Does Living in an RV Save Money?
Some people have taken extreme measures to get out of debt. There even some that claim to have paid off huge amounts of debt by ditching the traditional housing model and living in an RV instead. Here are some of the key things to think about if you think you can save money RVing.
Home vs RV Cost
In 2019, the median cost of a new home was $329,750, while the median cost of a previously owned home was $245,000.
In comparison, an RV could cost anywhere between $10,00 for a simple travel trailer, to around $40,000 for a fifth wheel, or almost $300,000 for a fully tricked out motor home. Generally, motor homes start at around $100,000.
Cost To Park
RV dwellers will need to find a place to park their home. The nightly cost to park an RV varies based on state and whether you choose privately owned RV parks or publicly owned lands. If you split your time evenly between the two, the average cost is about $29 a night, or for the sake of nice round numbers, $850 a month.
Your nightly campsite may or may not include water and electricity. Sites with these amenities will cost more, but one would assume these utilities would be needed at least some of the time. The water tanks will need filling, and the waste tanks occasionally require emptying, but free of charge dump stations can be found relatively easily allowing campers to do both. Theoretically one could get by with no additional cost for utilities.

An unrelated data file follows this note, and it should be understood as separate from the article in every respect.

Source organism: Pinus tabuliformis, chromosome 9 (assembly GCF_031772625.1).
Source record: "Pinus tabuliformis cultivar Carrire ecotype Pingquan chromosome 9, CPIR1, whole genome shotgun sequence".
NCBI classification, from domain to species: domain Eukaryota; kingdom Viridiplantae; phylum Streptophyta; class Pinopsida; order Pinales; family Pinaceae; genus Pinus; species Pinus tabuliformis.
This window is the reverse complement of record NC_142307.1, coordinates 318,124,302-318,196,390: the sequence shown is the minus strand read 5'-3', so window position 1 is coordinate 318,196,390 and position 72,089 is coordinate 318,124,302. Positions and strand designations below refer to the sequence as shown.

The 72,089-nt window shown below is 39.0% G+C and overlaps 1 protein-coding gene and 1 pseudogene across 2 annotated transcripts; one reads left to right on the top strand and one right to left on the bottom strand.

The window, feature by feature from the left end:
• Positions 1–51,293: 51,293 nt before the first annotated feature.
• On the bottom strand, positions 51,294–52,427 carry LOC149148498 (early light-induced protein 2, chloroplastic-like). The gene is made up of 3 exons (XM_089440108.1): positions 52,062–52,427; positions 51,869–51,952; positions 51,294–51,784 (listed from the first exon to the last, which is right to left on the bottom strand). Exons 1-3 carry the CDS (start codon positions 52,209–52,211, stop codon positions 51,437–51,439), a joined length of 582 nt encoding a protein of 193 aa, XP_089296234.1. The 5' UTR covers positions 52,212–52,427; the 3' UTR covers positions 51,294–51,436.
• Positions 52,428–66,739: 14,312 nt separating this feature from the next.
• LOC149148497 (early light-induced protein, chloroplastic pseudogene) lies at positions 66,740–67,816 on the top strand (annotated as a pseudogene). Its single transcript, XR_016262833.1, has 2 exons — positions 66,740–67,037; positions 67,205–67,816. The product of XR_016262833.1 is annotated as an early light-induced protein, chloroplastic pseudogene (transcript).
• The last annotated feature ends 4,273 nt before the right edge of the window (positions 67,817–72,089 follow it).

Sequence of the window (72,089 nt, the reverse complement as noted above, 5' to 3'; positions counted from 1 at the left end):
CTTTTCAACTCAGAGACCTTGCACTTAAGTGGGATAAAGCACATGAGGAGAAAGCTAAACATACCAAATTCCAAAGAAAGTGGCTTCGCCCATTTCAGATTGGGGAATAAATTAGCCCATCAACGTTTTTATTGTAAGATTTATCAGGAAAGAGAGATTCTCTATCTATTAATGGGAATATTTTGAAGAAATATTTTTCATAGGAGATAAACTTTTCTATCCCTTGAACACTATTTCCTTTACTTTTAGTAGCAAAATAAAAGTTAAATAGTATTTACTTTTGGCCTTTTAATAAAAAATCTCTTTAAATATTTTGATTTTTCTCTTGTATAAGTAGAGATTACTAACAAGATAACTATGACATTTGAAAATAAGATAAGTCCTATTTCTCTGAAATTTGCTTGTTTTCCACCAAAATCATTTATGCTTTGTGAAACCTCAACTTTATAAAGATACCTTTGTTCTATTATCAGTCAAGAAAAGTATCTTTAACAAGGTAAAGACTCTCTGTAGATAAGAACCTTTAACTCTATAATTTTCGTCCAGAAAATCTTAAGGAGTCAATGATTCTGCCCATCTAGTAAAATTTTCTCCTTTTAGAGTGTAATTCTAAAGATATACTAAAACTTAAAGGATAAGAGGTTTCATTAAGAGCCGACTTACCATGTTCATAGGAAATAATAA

Insurance for your RV varies by state and type of RV. The average cost of full-time RV insurance is $1500 per year.
By comparison, the national average of homeowner’s insurance is $1445.
Motor homes are notoriously gas guzzlers. How much gasoline you will use really depends on your situation. If your RV is going to stay largely stationary while living in it you may not incur much of a gasoline bill. However, if you’re traveling while living in it, gasoline may be a significant addition to your budget. For large Rvs, it may cost hundreds of dollars just to fill your tank.
While the sticker price of an RV can be significantly less than a home, your loan term may be significantly shorter resulting in a monthly cost equal to or higher than the mortgage payment of a starter home or apartment rent especially when you factor in the nightly fee to park it.
While you may save on overall utilities, you may not save much if anything on insuring your RV versus a starter small home.
However, these numbers are mainly averages. If a person wanted to save money RVing it would take some work. One would have to get a great deal on an RV, find a great rate on insurance, and find cheap parking places.
How about you, Clever Friends, do you have any experience with RVing? Did you save money RVing vs living in a house or apartment?
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